Classical Music Commentary: Mozart Mania

The composer turns 250 this year and everyone is trying to cash in on the worldwide party.

By Mark Kroll

You might not know if 2006 is the year of the dog or the dragon in the Chinese calendar, but you couldn’t have possibly missed the news that this year marks the 250th anniversary of the birth of Wolfgang Amadeus Mozart. The entire world seems to be celebrating. There is a “Month of Mozart” in Portland, Oregon, a performance of the missing libretto to Mozart’s opera “Zaide” in Japan, and a screening of the first feature-length documentary on Mozart’s life throughout Australia. Mozart’s hometown of Salzburg is getting into the act in a big way, presenting for the first time all of Wolfgang’s 22 operas and theater works.

There must be a reason why almost everyone on the planet (the Taliban excluded) is celebrating the birthday of a composer who lived more than two centuries ago. Certainly, there is universal agreement that his music is sublime. Musicians love to play it and audiences love to hear it. But something other than musical devotion is lurking behind all of this frenetic activity. Mozart also means money! For example, recordings of his music represent 25 percent of all classical music sales, and Brilliant Classics is cashing in with a complete set of his works. At 170 CDs, it might weigh more than Mozart did in his stocking feet, but that hasn’t stopped more than 70,000 people from already buying it.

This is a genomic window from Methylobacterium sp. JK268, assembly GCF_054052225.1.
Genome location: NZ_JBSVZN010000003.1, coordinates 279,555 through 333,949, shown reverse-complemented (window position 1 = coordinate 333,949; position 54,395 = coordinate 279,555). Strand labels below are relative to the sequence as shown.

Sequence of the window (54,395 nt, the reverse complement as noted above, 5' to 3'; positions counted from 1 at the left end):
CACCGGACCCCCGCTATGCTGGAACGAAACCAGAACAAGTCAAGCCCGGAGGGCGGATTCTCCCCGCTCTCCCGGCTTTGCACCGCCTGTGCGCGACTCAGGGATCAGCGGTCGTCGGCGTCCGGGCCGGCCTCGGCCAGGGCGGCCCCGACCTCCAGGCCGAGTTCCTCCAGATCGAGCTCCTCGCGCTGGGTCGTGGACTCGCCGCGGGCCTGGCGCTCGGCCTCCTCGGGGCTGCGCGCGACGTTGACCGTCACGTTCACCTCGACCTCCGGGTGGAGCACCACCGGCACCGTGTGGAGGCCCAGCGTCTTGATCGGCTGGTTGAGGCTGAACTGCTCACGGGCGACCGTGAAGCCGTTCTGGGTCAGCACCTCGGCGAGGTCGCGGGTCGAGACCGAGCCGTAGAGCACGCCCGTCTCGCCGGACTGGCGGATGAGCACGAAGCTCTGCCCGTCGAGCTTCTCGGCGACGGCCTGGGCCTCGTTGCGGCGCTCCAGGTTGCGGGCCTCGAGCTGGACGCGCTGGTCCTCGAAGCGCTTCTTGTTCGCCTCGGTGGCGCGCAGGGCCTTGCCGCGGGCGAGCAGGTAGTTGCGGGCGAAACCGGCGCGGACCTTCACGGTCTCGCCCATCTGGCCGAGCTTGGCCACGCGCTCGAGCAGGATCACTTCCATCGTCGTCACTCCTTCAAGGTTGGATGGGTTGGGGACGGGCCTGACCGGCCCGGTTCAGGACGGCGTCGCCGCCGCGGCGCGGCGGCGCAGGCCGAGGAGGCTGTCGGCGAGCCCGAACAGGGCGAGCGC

Publishers also anticipate a tidy profit from the Mozart year. Even though 12,000 books have already been written about the great composer, expect many more in 2006. Three early entries in the Mozart publishing sweepstakes are Stanley Sadie’s biography of the prodigy’s early years, Jane Glover’s “Mozart’s Women,” and “The Cambridge Mozart Encyclopedia,” 371 pages of facts and anecdotes written by 48 of the leading scholars in the field.

Commercial interests are therefore threatening to overwhelm the Mozart year, and many of the birthday offerings teeter precariously on the edge of bad taste. Salzburg, which treated its native son badly when he was alive, is now falling over itself to make amends — and a considerable profit. This year, you can not only buy its traditional “Mozartkugeln,” but also Mozart baby bottles, Mozart milkshakes and even Mozart golf balls.

Not to be outdone, Vienna will station costumed musicians all along the route of the City Marathon to serenade the runners with Mozart as they stagger by. After the race, everyone can snack on the “Mozart Salami” made by the Vienna-based Wiesbauer-Oesterreichische Wurstspezialitaeten.

The Austrian Government has given all of this its official blessing, and then some. It is spending 100 million euros to promote its “Mozart Year,” and expects to attract 300,000 visitors and their wallets. According to Arthur Oberascher, director of the Austrian Tourist Bureau, “Mozart is Austria’s most successful global brand,” one he estimates to be worth 5 billion euros a year in global music sales and tourist spending.